Facebook user's fake suicide threat lands him in psych ward

In our modern world, people often take their woes online, leaving hints about private troubles or outright threatening suicide as a last-ditch cry for help. Facebook, being the most popular of social networks, is one of the places a person is likely to turn, and so it isn't surprising the company has implemented so-called suicide prevention tools. Those tools were recently updated, and one user — making a fake threat — has ended up demonstrating how well it works.

The user in question is 48-year-old Shane Tusch, an electrician who lives in California. According to a report from the BBC, Tusch decided to test out Facebook's new updated suicide prevention tools by posting a threat about hanging himself from the Golden Gate Bridge. Someone who read the status reported it.

As is supposed to happen, the user was locked out of his Facebook account. The local police were also alerted however, according to a letter from Consumer Watchdog sent to Facebook's Mark Zuckerberg. According to the letter, Tusch was "committed to a mental institution because of a post he made exercising his First Amendment rights and a "welfare check-in" call that Facebook facilitated or made under Facebook's new suicide prevention program."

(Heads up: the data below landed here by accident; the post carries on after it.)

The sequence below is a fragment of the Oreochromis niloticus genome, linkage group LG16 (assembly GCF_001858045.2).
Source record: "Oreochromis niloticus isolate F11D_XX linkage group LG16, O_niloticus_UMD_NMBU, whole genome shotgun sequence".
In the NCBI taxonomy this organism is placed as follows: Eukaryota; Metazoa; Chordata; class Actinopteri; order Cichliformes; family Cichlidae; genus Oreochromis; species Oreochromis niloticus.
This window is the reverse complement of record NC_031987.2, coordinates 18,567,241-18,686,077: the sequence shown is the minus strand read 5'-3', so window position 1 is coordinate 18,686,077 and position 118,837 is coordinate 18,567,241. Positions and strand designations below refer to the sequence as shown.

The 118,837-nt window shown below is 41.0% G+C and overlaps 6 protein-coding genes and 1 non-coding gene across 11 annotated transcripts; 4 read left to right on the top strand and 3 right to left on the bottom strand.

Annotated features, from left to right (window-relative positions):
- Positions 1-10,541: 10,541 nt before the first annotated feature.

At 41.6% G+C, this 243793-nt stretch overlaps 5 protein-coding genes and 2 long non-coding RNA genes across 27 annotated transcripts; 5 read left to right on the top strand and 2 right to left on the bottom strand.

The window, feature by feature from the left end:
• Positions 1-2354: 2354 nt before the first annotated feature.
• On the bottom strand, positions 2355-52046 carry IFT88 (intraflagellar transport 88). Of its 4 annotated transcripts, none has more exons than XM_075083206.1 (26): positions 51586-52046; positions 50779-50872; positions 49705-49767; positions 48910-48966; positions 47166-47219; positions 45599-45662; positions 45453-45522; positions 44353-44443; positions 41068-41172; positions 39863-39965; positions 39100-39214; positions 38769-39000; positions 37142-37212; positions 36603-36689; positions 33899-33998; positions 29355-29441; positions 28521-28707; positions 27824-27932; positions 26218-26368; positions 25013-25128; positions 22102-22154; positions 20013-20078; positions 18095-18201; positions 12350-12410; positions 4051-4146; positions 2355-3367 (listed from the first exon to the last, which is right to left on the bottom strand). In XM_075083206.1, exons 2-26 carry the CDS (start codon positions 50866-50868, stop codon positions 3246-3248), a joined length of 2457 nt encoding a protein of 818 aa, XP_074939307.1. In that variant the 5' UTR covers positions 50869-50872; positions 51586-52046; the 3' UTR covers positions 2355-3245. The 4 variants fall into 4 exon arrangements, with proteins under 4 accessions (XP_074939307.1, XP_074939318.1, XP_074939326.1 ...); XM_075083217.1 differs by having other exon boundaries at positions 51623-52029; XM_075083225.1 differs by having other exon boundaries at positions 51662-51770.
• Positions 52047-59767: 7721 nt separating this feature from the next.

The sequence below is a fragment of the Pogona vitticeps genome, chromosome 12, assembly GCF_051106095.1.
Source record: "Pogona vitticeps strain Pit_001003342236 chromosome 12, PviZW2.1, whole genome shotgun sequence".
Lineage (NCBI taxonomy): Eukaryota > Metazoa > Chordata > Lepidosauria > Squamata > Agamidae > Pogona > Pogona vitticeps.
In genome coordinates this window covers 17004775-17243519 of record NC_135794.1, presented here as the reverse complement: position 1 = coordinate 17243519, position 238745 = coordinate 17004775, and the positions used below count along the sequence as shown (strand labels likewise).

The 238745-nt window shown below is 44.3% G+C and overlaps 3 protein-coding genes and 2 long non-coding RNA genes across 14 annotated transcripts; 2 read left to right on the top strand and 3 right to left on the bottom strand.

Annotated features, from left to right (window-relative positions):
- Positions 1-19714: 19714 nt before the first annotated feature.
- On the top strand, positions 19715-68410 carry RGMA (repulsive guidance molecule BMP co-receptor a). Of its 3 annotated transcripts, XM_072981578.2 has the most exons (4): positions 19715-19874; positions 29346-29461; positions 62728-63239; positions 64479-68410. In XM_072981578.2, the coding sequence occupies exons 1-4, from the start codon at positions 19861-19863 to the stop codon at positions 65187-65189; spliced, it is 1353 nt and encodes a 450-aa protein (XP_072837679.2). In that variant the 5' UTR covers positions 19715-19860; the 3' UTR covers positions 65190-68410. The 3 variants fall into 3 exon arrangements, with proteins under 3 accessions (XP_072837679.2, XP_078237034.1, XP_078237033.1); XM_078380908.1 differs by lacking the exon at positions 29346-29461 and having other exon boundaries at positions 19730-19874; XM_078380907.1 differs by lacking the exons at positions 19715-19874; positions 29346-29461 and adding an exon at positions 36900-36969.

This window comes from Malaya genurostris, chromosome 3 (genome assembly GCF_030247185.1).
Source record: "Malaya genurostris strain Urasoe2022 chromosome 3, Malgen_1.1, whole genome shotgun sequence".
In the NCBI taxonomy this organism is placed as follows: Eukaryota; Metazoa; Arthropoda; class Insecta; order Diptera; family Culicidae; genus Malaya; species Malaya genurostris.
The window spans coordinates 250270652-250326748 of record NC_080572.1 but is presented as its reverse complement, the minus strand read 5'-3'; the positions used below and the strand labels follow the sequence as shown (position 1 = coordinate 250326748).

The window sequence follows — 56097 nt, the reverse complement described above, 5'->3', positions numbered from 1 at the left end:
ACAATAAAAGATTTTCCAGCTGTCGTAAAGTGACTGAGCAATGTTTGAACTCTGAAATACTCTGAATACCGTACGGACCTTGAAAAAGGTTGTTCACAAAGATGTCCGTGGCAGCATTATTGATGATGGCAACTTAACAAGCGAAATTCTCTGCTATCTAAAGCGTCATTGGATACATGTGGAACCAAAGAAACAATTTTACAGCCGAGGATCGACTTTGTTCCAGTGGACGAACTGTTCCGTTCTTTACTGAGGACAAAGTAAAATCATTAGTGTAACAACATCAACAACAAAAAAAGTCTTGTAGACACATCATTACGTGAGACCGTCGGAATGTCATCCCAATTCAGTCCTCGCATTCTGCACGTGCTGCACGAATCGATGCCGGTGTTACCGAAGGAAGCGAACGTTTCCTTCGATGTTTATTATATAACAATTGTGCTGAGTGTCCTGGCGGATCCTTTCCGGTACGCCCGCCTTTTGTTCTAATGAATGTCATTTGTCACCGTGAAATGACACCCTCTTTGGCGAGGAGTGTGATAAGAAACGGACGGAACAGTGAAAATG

The letter goes on to criticize the suicide prevention tool, saying:

Police have strict duties to act on "welfare check-ins" or they will be liable for bad results. Facebook facilitated this man's loss of freedom for 70 hours and other innocent victims will be caught in Facebook's web if you do not improve the suicide prevention program's procedures. One concern Consumer Watchdog has includes the possibility that some people could commit suicide as a direct result of the actions that Facebook takes to prevent it. Imagine a teenager erroneously tagged as suicidal in an act of bullying, or a post made by one teenager on another's computer that leads to such a tag and the teenager being locked out of their account. For young people, such an unconscionable act may do more to prompt them to commit suicide than the lack of an "intervention."

The suicide prevention tool has been hailed as a good step toward combating the issue of suicide, but some have pointed out its potential issues, included among them being a lack of distinction between jokes and serious statements, and its susceptibility to trolling.